Buildkite is a powerful CI/CD platform addressing the modern complex software development needs with its rich ecosystem of plugins. Buildkite provides a highly scalable CI/CD platform supporting customizable runners, dynamic pipelines, realt-time test analysis, and many more features.
Testcontainers is an open source framework for provisioning throwaway, on-demand containers for development and testing use cases. Testcontainers make it easy to work with databases, message brokers, web browsers, or just about anything that can run in a Docker container.
This article will explore how to run Testcontainers-based tests on the Buildkite platform.
We’re going to use an example Java/Spring Boot application, which you can find on GitHub:
Getting Started with Buildkite
Buildkite Pipelines uses a hybrid architecture consisting of the following:
- Buildkite Dashboard: A software-as-a-service (SaaS) control panel for managing CI/CD pipelines. This coordinates work with Agents and displays results.
- Agents: Small, reliable, and cross-platform build runners. These are hosted by you, either on-premise or in the cloud. They execute the work they receive from the Buildkite dashboard.
The following diagram shows the split in Buildkite between the SaaS platform and the agents running on your infrastructure.
To use Buildkite, first we need to signup for an account. You can sign up using Email and Password or Sign up with GitHub. Once the account is created, create an organization which is a central place for your pipelines, test suites, teams and dashboards. Our next step is to set up an agent.
The Buildkite agent is a small, reliable and cross-platform build runner that makes it easy to run automated builds on your own infrastructure. Its main responsibilities are polling buildkite.com for work, running build jobs, reporting back the status code and output log of the job, and uploading the job’s artifacts.
A buildkite agent can be installed on a wide range of operating systems and Cloud platforms. Once you go to your organization’s Dashboard (https://buildkite.com/<organization>), click on the Agents link in the top navigation bar. You can see Agent Quick Start Guides for different platforms.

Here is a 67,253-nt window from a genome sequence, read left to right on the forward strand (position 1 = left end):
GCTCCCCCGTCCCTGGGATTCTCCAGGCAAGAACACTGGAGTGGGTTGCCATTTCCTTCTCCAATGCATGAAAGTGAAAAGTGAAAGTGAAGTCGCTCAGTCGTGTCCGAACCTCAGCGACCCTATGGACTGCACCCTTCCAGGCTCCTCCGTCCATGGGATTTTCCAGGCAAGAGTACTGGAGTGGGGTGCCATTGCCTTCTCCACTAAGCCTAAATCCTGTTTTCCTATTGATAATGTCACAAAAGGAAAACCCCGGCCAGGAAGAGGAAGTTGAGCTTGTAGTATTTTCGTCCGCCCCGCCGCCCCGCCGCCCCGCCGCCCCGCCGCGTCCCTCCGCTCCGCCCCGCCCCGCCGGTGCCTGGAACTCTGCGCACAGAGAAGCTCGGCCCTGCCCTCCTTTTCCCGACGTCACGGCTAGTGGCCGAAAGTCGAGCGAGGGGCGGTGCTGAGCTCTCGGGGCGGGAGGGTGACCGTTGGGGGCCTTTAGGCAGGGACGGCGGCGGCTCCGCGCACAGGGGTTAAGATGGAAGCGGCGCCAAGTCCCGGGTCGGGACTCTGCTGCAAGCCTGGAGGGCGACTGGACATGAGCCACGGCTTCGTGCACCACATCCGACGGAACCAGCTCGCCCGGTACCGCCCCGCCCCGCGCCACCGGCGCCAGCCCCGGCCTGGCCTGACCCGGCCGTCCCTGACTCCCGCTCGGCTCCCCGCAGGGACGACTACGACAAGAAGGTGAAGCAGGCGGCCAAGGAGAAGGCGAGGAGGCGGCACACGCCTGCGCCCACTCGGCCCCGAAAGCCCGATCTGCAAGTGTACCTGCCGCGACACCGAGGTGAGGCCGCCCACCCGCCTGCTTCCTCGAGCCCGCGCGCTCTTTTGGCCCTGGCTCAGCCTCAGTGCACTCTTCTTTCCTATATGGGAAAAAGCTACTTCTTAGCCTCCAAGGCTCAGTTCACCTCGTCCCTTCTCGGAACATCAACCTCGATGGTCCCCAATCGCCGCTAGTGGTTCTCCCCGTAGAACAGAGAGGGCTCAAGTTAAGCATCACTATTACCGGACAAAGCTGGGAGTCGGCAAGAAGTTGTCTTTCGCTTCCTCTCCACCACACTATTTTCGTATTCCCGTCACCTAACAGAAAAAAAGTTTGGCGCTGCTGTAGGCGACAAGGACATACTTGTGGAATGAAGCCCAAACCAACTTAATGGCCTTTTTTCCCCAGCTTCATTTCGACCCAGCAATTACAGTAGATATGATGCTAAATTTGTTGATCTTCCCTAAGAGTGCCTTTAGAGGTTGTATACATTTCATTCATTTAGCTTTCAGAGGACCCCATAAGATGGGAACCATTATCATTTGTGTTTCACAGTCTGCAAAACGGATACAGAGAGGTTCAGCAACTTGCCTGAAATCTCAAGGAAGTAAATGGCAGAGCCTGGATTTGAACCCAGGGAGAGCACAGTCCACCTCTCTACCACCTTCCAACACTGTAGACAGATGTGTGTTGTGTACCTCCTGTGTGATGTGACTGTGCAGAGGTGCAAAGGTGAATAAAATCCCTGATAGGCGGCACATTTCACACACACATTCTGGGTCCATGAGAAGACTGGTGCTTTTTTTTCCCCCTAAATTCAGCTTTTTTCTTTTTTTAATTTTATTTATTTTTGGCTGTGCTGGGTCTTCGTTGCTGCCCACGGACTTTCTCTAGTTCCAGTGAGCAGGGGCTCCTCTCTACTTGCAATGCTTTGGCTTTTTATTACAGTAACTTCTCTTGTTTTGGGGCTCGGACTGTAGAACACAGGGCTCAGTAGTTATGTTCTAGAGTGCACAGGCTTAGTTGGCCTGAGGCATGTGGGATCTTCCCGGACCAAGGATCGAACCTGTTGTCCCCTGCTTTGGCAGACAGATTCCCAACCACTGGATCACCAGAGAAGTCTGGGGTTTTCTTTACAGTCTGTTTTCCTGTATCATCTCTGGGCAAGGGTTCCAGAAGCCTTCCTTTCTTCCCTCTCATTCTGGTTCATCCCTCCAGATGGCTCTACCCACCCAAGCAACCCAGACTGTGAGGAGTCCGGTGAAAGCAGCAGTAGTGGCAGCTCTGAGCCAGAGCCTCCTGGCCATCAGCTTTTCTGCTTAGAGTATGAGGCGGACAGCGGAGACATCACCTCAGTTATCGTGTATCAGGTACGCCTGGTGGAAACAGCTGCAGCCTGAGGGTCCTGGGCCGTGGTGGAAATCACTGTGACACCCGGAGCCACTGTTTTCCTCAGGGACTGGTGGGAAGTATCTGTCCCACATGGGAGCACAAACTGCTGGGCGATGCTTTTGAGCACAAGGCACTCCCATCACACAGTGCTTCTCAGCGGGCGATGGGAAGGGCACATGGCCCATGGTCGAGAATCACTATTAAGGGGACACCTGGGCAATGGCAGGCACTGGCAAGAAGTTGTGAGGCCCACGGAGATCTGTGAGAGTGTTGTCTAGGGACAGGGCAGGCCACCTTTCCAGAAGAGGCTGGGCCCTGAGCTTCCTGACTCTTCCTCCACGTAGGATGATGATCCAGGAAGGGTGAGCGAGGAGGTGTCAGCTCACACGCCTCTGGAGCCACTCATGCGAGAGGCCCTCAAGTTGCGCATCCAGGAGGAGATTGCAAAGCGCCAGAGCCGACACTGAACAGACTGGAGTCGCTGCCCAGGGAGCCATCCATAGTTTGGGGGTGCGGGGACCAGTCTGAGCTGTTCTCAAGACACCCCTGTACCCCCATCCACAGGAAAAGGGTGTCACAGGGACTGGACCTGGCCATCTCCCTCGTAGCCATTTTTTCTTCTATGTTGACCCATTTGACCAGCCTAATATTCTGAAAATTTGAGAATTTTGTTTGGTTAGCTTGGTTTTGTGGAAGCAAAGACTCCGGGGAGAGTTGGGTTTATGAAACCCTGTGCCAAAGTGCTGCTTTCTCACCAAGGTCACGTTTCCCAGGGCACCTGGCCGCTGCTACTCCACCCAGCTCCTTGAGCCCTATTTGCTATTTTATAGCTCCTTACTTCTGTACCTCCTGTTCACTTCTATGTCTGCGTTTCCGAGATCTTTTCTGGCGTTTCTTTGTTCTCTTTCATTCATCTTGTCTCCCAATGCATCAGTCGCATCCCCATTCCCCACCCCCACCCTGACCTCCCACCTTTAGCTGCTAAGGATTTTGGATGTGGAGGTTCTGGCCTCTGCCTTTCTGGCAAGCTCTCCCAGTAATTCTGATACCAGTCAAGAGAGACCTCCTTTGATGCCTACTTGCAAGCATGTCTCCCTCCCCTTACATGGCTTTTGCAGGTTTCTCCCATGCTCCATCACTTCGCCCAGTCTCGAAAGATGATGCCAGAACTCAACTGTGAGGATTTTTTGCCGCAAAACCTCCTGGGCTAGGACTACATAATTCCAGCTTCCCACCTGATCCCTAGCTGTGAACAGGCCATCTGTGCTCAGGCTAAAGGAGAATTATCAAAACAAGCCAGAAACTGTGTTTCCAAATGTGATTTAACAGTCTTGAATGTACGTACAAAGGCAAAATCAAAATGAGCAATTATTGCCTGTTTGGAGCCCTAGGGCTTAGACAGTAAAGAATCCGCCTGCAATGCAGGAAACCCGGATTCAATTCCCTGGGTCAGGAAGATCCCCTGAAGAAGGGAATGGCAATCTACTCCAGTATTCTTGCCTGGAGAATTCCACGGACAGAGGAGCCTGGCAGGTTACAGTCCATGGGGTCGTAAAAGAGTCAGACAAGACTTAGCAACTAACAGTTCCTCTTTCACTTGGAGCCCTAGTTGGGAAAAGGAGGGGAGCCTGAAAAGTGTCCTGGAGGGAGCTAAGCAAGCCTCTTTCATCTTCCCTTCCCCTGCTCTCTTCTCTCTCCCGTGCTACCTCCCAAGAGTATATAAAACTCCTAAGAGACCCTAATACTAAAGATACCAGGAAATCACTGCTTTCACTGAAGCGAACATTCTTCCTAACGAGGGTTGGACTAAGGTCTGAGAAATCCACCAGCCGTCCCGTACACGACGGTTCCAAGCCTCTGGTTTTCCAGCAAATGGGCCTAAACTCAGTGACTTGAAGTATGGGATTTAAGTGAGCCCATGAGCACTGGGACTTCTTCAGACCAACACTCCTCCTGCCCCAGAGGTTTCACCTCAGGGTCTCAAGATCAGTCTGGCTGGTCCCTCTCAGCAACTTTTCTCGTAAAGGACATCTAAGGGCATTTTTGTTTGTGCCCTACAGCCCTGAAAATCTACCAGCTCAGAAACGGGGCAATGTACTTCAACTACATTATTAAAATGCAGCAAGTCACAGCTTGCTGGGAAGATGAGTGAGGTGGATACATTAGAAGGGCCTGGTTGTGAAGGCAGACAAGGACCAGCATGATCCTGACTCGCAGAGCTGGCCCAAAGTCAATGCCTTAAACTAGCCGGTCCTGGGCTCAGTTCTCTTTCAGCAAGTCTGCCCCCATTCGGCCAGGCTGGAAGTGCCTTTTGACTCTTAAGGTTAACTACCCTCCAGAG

In this tutorial, we are going to use a Ubuntu VM as an agent. You can create a Ubuntu VM locally or create a VM based on Ubuntu OS on any cloud platform like AWS, Azure, GCP, etc.
NOTE: The actual builds will be run on the agents. So make sure you allocated enough RAM and storage space to be able to run your workloads.
In the Agent Quick Start Guides, click on Ubuntu and follow the instructions to install the buildkite agent.
If you successfully installed the agent, then the agent will be listed in the Agents page similar to the following:
The actual builds will be executed on the agents, so we should have the necessary software installed to run the build pipelines. As our application is a Java/Spring Boot 3 application which uses Testcontainers for testing, we should have Java 17+ and Docker installed on the agent.
On our Ubuntu VM, let’s install Java 17 using the following command:
$ sudo apt install openjdk-17-jdk $ java -version openjdk version "220.127.116.11" 2023-08-24 OpenJDK Runtime Environment (build 18.104.22.168+1-Ubuntu-0ubuntu123.04) OpenJDK 64-Bit Server VM (build 22.214.171.124+1-Ubuntu-0ubuntu123.04, mixed mode, sharing)
Next, install Docker on our Ubuntu VM by following the official documentation at https://docs.docker.com/engine/install/ubuntu/. The buildkite agent will be running the agent with the user buildkite-agent. So, let’s add the user buildkite-agent to the docker group using the following command:
sudo usermod -aG docker buildkite-agent
To take the group changes into effect, restart the Ubuntu VM and we should be good to run our build pipelines on our agent.
In this article, we are going to create a project on GitHub and configure it to use Buildkite Pipelines as our Continuous Integration(CI) platform. If you already have an application you can use it or create a new project.
We are going to use the testcontainers-showcase repository which is a Spring Boot application using Testcontainers for testing.
Create .buildkite/pipelines.yml file with the following content in the root directory of the project, commit and push the changes.
steps: - label: "Test" commands: - ./mvnw test # if you are using Gradle # - ./gradlew test
Buildkite Pipeline Setup
Now go to Buildkite Dashboard and click on the New pipeline button and configure the pipeline for your project by following the steps below:
- Enter the Git Repository url as https://github.com/testcontainers/testcontainers-showcase.git
- Enter Name as testcontainers-showcase
- Under the Steps section, click on Add button and select Read steps from repository option. This will read the pipeline definition from the .buildkite/pipeline.yml file in the repository.